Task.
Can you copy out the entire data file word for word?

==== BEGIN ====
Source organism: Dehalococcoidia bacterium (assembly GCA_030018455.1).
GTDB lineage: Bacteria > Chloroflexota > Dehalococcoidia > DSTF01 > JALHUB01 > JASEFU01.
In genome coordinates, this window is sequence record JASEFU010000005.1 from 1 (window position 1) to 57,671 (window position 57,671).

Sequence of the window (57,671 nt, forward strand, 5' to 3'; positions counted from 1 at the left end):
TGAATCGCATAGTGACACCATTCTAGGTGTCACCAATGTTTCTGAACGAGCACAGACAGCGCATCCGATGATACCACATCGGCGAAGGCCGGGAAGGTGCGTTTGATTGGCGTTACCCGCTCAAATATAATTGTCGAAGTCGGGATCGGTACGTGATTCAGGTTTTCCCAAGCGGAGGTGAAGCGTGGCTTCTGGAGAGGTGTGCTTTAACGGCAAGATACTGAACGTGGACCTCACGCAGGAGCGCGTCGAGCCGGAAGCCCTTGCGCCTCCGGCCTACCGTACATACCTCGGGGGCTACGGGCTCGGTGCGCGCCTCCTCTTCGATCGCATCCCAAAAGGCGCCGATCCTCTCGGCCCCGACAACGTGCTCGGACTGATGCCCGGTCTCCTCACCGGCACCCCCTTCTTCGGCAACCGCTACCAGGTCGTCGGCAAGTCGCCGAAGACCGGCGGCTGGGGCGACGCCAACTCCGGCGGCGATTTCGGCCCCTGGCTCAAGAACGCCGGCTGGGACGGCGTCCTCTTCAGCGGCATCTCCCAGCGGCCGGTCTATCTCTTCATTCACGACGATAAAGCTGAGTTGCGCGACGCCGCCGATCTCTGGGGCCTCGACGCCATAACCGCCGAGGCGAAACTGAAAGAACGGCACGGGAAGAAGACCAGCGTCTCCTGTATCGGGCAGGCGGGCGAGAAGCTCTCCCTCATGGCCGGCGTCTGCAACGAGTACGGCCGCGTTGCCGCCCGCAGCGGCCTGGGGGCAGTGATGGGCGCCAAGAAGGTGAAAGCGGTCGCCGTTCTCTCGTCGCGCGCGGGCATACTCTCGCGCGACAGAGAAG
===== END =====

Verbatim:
Source organism: Dehalococcoidia bacterium (assembly GCA_030018455.1).
GTDB lineage: Bacteria > Chloroflexota > Dehalococcoidia > DSTF01 > JALHUB01 > JASEFU01.
In genome coordinates, this window is sequence record JASEFU010000005.1 from 1 (window position 1) to 57,671 (window position 57,671).

Sequence of the window (57,671 nt, forward strand, 5' to 3'; positions counted from 1 at the left end):
TGAATCGCATAGTGACACCATTCTAGGTGTCACCAATGTTTCTGAACGAGCACAGACAGCGCATCCGATGATACCACATCGGCGAAGGCCGGGAAGGTGCGTTTGATTGGCGTTACCCGCTCAAATATAATTGTCGAAGTCGGGATCGGTACGTGATTCAGGTTTTCCCAAGCGGAGGTGAAGCGTGGCTTCTGGAGAGGTGTGCTTTAACGGCAAGATACTGAACGTGGACCTCACGCAGGAGCGCGTCGAGCCGGAAGCCCTTGCGCCTCCGGCCTACCGTACATACCTCGGGGGCTACGGGCTCGGTGCGCGCCTCCTCTTCGATCGCATCCCAAAAGGCGCCGATCCTCTCGGCCCCGACAACGTGCTCGGACTGATGCCCGGTCTCCTCACCGGCACCCCCTTCTTCGGCAACCGCTACCAGGTCGTCGGCAAGTCGCCGAAGACCGGCGGCTGGGGCGACGCCAACTCCGGCGGCGATTTCGGCCCCTGGCTCAAGAACGCCGGCTGGGACGGCGTCCTCTTCAGCGGCATCTCCCAGCGGCCGGTCTATCTCTTCATTCACGACGATAAAGCTGAGTTGCGCGACGCCGCCGATCTCTGGGGCCTCGACGCCATAACCGCCGAGGCGAAACTGAAAGAACGGCACGGGAAGAAGACCAGCGTCTCCTGTATCGGGCAGGCGGGCGAGAAGCTCTCCCTCATGGCCGGCGTCTGCAACGAGTACGGCCGCGTTGCCGCCCGCAGCGGCCTGGGGGCAGTGATGGGCGCCAAGAAGGTGAAAGCGGTCGCCGTTCTCTCGTCGCGCGCGGGCATACTCTCGCGCGACAGAGAAG